The culprit to our strange network issue turned out to be the minimum ports per VM on our Cloud NAT gateway. Initially, Cloud NAT was ruled out as an obvious issue since we erroneously assumed having Stackdriver logging on would surface any errors to the Error Reporting console. We also falsely assumed that the NAT gateway will autoscale and manage the settings on its own.

But when we clicked on the Stackdriver logs, we saw a barrage of allocation_status: "DROPPED" to a Google IP (Firebase). Since we were using the default settings when we provisioned the NAT via Terraform, the minimum ports per VM instance were just 64 when we were attempting to make far greater connections to Firebase.

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Cloud NAT Settings

Each Cloud NAT IP allows up to 64000 ports to be opened (2¹⁶-1 available ports minus reserved IPs), and minimum ports per VM determines how many VMs the NAT gateway can support. So the default setting allows 64000/64 = 1000 VMs, but each pod inside the nodes can only use 64 TCP connections to different IP addresses. As we were nowhere close to using 1000 GKE nodes, we could adjust the minimum ports setting to a higher value.

Immediately after raising the minimum ports per VM, P99 duration dropped to 100–200ms, and ECONNRESETS disappeared 🎉🎉🎉

Previously, we were not running into this issue as we had a single Firebase database instance (one IP addresses). After sharding though, we now had n-IP addresses that each server was potentially accessing to fetch data. Our APM tool also caused us to export data to an external source, consuming more available ports.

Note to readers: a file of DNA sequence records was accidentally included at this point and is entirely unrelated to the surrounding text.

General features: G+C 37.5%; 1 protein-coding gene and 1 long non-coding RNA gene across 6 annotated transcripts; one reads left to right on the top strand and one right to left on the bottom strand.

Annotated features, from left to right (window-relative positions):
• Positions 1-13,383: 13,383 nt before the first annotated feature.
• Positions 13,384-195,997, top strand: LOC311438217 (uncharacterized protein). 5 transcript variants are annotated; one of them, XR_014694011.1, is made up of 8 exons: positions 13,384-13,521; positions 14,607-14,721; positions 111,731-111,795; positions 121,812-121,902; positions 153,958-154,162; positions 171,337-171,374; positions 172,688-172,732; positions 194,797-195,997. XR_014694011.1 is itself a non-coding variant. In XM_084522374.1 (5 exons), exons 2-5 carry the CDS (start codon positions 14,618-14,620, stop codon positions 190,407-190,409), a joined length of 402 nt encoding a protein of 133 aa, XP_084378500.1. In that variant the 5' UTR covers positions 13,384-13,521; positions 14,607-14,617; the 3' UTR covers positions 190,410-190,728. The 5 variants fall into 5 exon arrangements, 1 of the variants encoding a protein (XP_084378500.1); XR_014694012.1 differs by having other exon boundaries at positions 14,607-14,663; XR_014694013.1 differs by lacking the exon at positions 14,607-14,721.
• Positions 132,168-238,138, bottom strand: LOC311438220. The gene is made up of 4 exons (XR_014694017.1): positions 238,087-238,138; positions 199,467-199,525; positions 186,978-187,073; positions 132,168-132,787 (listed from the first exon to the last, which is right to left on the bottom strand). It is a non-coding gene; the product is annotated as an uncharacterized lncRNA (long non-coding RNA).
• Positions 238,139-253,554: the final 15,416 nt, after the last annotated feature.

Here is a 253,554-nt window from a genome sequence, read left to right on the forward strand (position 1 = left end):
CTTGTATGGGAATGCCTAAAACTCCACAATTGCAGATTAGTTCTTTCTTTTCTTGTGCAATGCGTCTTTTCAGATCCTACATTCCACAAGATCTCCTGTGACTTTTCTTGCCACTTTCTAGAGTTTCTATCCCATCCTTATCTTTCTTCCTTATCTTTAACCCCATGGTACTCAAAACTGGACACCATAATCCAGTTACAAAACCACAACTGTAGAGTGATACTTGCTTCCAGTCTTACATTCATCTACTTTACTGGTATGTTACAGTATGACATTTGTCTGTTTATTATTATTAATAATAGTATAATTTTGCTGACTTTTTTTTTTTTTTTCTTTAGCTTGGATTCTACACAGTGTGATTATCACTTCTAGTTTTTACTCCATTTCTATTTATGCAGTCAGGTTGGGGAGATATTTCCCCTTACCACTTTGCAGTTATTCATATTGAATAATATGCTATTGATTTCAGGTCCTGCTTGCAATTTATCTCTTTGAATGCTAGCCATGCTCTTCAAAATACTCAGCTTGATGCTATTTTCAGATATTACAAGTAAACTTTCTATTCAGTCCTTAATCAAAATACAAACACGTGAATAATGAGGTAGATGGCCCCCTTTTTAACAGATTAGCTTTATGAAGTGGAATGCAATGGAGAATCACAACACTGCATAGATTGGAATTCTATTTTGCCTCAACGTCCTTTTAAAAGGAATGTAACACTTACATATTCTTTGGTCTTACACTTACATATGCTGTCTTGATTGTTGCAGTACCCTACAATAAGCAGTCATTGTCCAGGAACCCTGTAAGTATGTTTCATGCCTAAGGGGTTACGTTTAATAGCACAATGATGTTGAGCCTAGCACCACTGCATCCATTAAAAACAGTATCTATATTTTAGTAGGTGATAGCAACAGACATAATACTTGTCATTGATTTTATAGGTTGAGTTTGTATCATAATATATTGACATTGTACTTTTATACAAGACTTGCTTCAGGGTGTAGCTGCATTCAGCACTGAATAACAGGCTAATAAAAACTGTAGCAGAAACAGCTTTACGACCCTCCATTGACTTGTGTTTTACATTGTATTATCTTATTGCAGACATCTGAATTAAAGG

Conclusion

To networking experts, our mistake may seem silly. It should have been obvious to check out the status of the NAT gateway in the first place. However, because we investigated Kubernetes and Firebase issues first, we learned a ton about networking within Kubernetes, found and fixed known connection issues using services, and became familiar with debugging tools on Firebase.

Some key takeaways:

  • Kubernetes 1.14 or below has an inherent networking issue that is caused by invalid packets being forwarded to pods, causing intermittent connection resets under high load.
  • Firebase has a relatively unknown option to enable debug logging to surface more information.
  • StackDriver’s Error Reporting tool does not include error logs from some managed services (in our case, Cloud NAT). Users are responsible for monitoring those logs.
  • Cloud NAT’s default setting for minimum ports per VM instance may be too low for high traffic applications requiring external internet access. Until Google fully integrates Firebase to GCP or provides a private connector, calls to Firebase is treated as external traffic.

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Yitaek Hwang

Written by

Sr. Software Engineer at Axoni writing about cloud, DevOps, and SRE topics: https://yitaekhwang.com

The Startup

Medium's largest active publication, followed by +756K people. Follow to join our community.

Yitaek Hwang

Written by

Sr. Software Engineer at Axoni writing about cloud, DevOps, and SRE topics: https://yitaekhwang.com

The Startup

Medium's largest active publication, followed by +756K people. Follow to join our community.